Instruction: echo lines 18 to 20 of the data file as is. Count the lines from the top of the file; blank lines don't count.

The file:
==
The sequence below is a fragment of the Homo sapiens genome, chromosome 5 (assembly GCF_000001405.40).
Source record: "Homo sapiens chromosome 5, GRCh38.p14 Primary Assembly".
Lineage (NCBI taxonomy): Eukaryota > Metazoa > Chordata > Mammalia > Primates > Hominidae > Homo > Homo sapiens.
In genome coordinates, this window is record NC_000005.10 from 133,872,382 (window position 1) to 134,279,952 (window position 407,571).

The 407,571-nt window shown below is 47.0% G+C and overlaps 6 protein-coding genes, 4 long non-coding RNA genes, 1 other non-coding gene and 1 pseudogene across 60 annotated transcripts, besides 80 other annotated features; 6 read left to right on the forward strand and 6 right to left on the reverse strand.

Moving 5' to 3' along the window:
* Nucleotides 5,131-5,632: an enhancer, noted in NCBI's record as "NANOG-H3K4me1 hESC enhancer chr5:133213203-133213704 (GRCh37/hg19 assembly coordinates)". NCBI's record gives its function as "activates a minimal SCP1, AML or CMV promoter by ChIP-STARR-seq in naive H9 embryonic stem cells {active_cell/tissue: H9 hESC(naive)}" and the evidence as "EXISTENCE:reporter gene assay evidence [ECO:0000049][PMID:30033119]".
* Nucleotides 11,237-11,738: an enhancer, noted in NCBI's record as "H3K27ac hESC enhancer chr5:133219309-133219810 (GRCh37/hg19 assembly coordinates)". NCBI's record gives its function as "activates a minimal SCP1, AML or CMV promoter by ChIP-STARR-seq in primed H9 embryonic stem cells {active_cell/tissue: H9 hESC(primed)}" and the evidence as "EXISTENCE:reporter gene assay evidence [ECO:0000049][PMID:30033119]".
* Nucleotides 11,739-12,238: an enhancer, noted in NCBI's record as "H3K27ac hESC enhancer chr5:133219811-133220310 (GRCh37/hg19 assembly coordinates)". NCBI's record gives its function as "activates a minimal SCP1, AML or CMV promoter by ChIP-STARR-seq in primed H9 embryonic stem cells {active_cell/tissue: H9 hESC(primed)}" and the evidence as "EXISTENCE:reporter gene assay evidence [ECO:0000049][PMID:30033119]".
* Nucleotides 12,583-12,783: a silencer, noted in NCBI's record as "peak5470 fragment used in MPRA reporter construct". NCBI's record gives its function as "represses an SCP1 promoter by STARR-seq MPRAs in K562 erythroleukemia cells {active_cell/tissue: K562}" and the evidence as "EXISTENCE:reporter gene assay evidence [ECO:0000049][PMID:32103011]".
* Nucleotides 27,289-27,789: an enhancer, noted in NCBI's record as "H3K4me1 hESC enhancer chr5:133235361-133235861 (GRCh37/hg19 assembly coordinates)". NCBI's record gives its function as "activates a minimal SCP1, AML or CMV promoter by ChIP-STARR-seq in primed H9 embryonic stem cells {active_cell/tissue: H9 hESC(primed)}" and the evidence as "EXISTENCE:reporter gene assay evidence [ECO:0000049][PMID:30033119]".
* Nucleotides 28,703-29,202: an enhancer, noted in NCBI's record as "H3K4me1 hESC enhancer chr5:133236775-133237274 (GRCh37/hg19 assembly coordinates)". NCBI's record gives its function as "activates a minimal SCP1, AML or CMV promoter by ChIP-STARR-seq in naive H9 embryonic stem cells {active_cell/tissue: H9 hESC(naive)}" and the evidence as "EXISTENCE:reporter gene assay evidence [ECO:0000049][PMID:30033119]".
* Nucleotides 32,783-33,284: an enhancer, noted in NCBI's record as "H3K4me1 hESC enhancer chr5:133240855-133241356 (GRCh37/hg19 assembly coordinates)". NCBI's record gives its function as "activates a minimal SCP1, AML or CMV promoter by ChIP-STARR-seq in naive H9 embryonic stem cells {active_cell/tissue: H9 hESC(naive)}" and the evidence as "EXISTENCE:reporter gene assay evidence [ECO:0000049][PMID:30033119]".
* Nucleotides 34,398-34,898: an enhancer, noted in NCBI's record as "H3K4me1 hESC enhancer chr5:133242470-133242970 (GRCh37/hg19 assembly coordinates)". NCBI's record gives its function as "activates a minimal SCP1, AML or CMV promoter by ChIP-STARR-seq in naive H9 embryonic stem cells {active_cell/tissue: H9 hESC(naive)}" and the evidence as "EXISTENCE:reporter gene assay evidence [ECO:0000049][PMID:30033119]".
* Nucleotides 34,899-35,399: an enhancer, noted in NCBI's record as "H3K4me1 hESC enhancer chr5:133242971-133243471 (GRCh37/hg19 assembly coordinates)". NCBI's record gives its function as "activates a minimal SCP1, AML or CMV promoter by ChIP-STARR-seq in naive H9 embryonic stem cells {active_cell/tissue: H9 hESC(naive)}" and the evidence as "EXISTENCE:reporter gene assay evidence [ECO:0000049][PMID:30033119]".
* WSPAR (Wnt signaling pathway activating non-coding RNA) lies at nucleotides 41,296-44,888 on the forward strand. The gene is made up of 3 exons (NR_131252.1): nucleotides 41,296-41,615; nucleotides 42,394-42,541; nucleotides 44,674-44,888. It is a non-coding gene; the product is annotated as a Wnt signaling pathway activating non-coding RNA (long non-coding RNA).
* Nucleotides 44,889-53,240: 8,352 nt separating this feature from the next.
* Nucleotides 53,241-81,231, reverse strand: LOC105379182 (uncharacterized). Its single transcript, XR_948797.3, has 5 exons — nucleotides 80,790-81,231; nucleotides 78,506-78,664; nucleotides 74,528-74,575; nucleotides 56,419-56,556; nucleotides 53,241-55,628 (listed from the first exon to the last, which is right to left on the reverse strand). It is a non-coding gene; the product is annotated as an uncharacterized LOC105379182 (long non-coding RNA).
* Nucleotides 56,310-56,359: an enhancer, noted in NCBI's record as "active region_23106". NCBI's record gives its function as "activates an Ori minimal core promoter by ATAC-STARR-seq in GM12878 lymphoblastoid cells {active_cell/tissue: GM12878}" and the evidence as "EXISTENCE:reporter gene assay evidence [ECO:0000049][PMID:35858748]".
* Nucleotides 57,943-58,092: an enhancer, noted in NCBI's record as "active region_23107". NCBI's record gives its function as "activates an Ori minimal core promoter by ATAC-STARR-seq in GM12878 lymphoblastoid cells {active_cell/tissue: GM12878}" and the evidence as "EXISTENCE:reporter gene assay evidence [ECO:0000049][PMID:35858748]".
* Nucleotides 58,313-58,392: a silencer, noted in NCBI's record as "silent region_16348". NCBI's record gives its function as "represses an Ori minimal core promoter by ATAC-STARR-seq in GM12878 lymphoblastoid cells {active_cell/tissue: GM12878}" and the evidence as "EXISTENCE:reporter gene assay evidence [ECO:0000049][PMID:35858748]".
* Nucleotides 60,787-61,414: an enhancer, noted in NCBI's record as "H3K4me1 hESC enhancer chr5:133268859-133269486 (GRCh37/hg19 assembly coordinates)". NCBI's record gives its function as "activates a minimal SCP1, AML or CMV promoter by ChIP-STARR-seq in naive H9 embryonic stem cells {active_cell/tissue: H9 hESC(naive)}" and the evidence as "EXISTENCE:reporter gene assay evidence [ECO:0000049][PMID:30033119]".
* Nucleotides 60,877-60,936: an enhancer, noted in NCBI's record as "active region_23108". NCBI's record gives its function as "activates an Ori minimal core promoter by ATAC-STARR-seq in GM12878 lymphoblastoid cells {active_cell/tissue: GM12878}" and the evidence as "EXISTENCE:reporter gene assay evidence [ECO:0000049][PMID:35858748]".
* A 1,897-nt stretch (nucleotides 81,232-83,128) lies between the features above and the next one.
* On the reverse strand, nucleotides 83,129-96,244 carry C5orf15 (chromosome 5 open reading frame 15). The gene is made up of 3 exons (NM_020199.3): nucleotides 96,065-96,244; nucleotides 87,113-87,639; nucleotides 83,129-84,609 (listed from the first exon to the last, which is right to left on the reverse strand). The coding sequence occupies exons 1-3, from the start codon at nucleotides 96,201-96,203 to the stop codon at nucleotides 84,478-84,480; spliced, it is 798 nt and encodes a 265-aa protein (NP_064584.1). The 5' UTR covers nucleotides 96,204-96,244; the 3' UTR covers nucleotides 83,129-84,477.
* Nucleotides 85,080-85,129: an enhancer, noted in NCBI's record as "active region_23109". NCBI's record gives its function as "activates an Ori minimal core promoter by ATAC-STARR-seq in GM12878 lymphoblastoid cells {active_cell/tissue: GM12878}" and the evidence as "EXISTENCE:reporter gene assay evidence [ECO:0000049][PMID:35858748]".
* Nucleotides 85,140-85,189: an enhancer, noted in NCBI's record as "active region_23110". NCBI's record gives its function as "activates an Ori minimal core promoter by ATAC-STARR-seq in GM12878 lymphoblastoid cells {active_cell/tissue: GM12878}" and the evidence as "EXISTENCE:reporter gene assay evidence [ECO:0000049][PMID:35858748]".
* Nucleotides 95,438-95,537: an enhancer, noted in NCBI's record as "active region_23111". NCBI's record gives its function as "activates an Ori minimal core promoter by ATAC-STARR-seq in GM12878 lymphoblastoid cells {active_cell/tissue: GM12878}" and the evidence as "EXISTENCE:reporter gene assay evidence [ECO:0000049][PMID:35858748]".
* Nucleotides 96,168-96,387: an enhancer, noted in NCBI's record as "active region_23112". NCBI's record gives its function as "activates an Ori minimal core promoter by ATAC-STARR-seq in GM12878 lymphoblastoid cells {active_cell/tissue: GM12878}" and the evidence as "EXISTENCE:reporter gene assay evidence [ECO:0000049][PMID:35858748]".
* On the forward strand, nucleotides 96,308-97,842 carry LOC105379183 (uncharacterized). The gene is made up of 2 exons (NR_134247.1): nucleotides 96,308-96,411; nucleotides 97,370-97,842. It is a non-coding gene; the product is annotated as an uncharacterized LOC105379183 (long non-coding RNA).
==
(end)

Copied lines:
* Nucleotides 53,241-81,231, reverse strand: LOC105379182 (uncharacterized). Its single transcript, XR_948797.3, has 5 exons — nucleotides 80,790-81,231; nucleotides 78,506-78,664; nucleotides 74,528-74,575; nucleotides 56,419-56,556; nucleotides 53,241-55,628 (listed from the first exon to the last, which is right to left on the reverse strand). It is a non-coding gene; the product is annotated as an uncharacterized LOC105379182 (long non-coding RNA).
* Nucleotides 56,310-56,359: an enhancer, noted in NCBI's record as "active region_23106". NCBI's record gives its function as "activates an Ori minimal core promoter by ATAC-STARR-seq in GM12878 lymphoblastoid cells {active_cell/tissue: GM12878}" and the evidence as "EXISTENCE:reporter gene assay evidence [ECO:0000049][PMID:35858748]".
* Nucleotides 57,943-58,092: an enhancer, noted in NCBI's record as "active region_23107". NCBI's record gives its function as "activates an Ori minimal core promoter by ATAC-STARR-seq in GM12878 lymphoblastoid cells {active_cell/tissue: GM12878}" and the evidence as "EXISTENCE:reporter gene assay evidence [ECO:0000049][PMID:35858748]".